Health plans feel economic pain, brace for more
■ Executives warn investors that health insurers can't boost profits in today's economy. Analysts wonder if some plans might have to be bought out to survive.
Health plans' profits are on the decline, and executives at many of those companies say that trend might not reverse itself soon. Those falling earnings are giving rise to speculation that a few plans might put themselves up for sale, leading to further industry consolidation.
Every publicly traded health plan saw profits fall in the third quarter, though WellPoint, the largest U.S. plan by membership, did report an increase in earnings per share. Plans say they are struggling with declining investment returns, falling membership and rising medical costs.
The economic crisis and uncertainty of the direction the federal government will take with health reform have combined with changes internal to the health care industry to alter the outlook entirely for health plans, said Jeff Bauer, PhD, a medical economist in Chicago. He is a health care futurist and partner in the management consulting practice for Michigan-based ACS Healthcare Solutions.
"The focus is going to be less on quarterly profits and more on who is going to survive."
In discussions with Wall Street analysts, the plans did not address physician payment. Joe Paduda, principal for Health Strategy Associates, a consulting firm based in Madison, Conn., said plans appear to have turned somewhat away from cutting reimbursements to boost profits. "Realistically, I don't think there's any more blood in that stone," he said.
Instead, plans often focused on warning investors -- as WellPoint and United HealthGroup did even before third-quarter earnings reports were issued -- not to expect the profit growth of the past.
"Under normal economic conditions, we would remain committed to our long-term operating earnings per-share growth of 15%. However, these are not normal times," Aetna Chair and Chief Executive Officer Ronald A. Williams said during a conference call with investors.
Aetna's third-quarter profits fell 39%, to 58 cents per share, in part because of a $139 million loss on investments -- the largest reported by any publicly traded plan. Investment income is generally used to shore up reserves and pension plans.
Wall Street is reacting to the plans' warnings by hammering stock prices. The only plans not to reach their 52-week low on the day of the earnings release were WellPoint and United, which reached that level when they issued their earlier warnings.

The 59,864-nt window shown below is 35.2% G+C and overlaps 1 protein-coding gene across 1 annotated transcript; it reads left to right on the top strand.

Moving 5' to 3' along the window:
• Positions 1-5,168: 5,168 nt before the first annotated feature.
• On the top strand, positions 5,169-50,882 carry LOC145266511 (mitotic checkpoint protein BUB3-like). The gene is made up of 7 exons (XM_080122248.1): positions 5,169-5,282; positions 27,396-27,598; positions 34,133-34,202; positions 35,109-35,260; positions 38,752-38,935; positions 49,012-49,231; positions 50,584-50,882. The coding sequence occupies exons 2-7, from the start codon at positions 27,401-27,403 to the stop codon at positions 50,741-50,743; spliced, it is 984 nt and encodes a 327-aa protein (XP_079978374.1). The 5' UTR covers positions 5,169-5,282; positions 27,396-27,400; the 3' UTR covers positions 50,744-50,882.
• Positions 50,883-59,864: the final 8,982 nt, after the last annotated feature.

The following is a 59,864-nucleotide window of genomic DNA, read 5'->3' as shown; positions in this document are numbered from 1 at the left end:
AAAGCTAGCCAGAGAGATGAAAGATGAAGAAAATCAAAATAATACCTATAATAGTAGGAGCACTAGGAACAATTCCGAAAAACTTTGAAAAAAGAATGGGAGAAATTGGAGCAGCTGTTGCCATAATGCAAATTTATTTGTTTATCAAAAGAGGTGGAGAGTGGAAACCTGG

The soft stock prices could lead to further consolidation of health insurers, investment analysts say. They are focusing on Los Angeles-based Health Net and Coventry Health Care, based in Bethesda, Md. Executives at both companies have declined to discuss the possibility of a sale, but analysts say these companies are struggling more than others.
After taking one-time charges from investment losses and severance related to outsourcing, Health Net lost money in the third quarter. On Nov. 5, as it reported its earnings, Health Net announced longtime CEO Jay Gellert was removed from day-to-day supervision to focus on strategy and "how best to deploy the company's assets in the current competitive and economic environment." (See correction)
Coventry's executives blamed its declining profit on overall rising costs, noting specifically that Florida-based Vista Health Plans, which Coventry bought in 2007, had higher-than-expected medical costs.
Companies across the board are seeing declines in membership because more workers are losing their jobs and insurance in the weakening economy, analysts said. However, plans are still vowing not to cut premiums to keep membership, and in many cases they have raised prices.
The strategy worked for WellPoint. This year it gained 500,000 members -- despite losing 236,000 non-Blues customers -- to reach 35.3 million. Its per-share earnings increased by 10% from the third quarter of 2007. It didn't work for Cigna. Excluding gains from this year's purchase of Great-West Healthcare, it has lost about 100,000 of its 10 million members in 2008, which Cigna said was a reason why profits fell 50% from the third quarter of 2007.
It's uncertain how long health plans can keep raising premiums. "I think the mind-think is basically, 'We'll just keep hiking premiums.' Where does the 'Duh!' come in?" asked Susanne Madden, president and CEO of the Verden Group, a Nyack, N.Y.-based health care consulting group. "The higher premiums go, the less companies can afford to buy or even cost-share benefits for employees."